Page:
Dynamic Range of Motion Exercises
Maria Teijeiro/DigitalVision/Getty Images
Doing dynamic range of motion exercises, or dynamic stretching, before physical activity, helps warm up your muscles while increasing the blood and oxygen flow throughout your body. Dynamic range of motion exercises stretch your muscles while emphasizing force and speed. Rather than holding a static, or stationary, stretch, they take your muscles through constant movement and contribute to increases in range of motion that may improve athletic performance, reduce muscular stiffness and improve joint mobility.
Knee to Chest Run
The “knee to chest run” warms up your legs, glutes and hip flexors, while challenging them through their range of motion. Stand up straight and position your feet shoulder-width apart. Bend your arms and tuck your elbows by your sides. Jog in place for 30 seconds to warm up your legs, then begin the range of motion exercise. Running in place, alternate lifting your knees toward your chest, as high as possible. Land gently on the balls of your feet and continue for 45 seconds. Maintain a straight back and squared shoulders during drill.
Straight Leg March
The "straight leg march" improves range of motion in your glutes and your hamstrings, located on the back of your thighs. Warming them up before exercise may make it easier to run or perform other lower-body activities. Stand up straight, and position your feet shoulder-width apart. Contract your abdominal muscles and lift your arms to your sides, parallel to the floor. Lift your right leg off the ground, flex your toes upward and kick in front of you. If possible, lift your leg parallel to the floor. Simultaneously, reach your left hand toward your toes. Return both to the start position and do the same with your left leg and right hand. Continue alternating until you complete your desired amount of marches. When you master the form and coordination, increase your speed.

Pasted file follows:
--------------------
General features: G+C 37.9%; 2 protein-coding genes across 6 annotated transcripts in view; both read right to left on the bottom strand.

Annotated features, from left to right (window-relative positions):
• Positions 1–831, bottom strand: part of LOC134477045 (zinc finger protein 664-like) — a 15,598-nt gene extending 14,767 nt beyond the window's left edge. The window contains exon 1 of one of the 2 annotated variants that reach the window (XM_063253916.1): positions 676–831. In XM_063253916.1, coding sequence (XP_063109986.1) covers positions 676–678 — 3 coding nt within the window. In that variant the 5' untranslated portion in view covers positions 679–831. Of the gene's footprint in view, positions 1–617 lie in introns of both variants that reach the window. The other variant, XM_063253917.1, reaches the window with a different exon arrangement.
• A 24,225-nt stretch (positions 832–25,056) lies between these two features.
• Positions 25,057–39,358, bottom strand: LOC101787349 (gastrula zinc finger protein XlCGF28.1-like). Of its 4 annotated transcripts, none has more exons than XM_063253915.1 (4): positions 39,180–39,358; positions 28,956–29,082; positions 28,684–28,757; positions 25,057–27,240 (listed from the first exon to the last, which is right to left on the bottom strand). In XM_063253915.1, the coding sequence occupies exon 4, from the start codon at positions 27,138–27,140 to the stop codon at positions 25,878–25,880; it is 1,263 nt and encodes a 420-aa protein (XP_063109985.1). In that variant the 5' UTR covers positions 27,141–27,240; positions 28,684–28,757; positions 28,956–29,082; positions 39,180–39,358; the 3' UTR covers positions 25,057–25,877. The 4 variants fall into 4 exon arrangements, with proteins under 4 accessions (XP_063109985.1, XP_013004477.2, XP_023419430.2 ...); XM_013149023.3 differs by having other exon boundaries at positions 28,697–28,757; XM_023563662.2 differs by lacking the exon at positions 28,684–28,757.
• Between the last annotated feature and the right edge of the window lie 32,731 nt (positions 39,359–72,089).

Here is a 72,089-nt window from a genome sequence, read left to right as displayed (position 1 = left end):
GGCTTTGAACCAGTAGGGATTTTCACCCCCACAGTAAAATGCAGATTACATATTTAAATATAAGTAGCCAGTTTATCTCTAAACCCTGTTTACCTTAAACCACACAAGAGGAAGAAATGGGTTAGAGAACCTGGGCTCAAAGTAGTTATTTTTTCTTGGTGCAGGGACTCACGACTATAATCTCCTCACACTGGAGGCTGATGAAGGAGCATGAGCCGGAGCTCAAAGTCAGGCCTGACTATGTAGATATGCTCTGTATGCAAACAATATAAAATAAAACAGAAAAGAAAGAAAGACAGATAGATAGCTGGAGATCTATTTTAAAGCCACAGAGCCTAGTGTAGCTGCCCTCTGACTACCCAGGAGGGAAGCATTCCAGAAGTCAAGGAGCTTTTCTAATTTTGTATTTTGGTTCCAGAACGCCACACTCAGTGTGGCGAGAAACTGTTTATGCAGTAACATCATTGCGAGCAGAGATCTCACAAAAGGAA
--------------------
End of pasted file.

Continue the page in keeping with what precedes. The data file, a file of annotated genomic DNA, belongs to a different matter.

The “lying scorpion” stretches and improves range of motion in your shoulders, quadriceps, abdominal muscles and hip flexors. Lie face-down on a mat, resting your arms on the ground, hands by your hips, palms facing down. Keeping your chest and upper body on the floor, pick your right leg off the ground and cross it as far as possible over your left leg. Return to the start position and do the same with your left leg. Continue this pattern until you complete your desired amount of lifts. Crossing your leg as far as possible while maintaining form, helps you increase your lower body and abdominal range of motion.
Dynamic arm swings stretch your chest, upper back and shoulder muscles while challenging their range of motion. Standing up straight, lift your arms to your sides. Swing them in front of your body and cross them. Immediately, swing your arms behind your back, as far as possible. Keep your arms straight throughout this dynamic exercise. Continue this pattern until you complete your desired amount of swings.
- New York Times: Stretching: The Truth
- James Madison University: Dynamic Flexibility and Mobility
- "ACE Personal Trainer Manual"; American Council on Exercise; 2003
- Maria Teijeiro/DigitalVision/Getty Images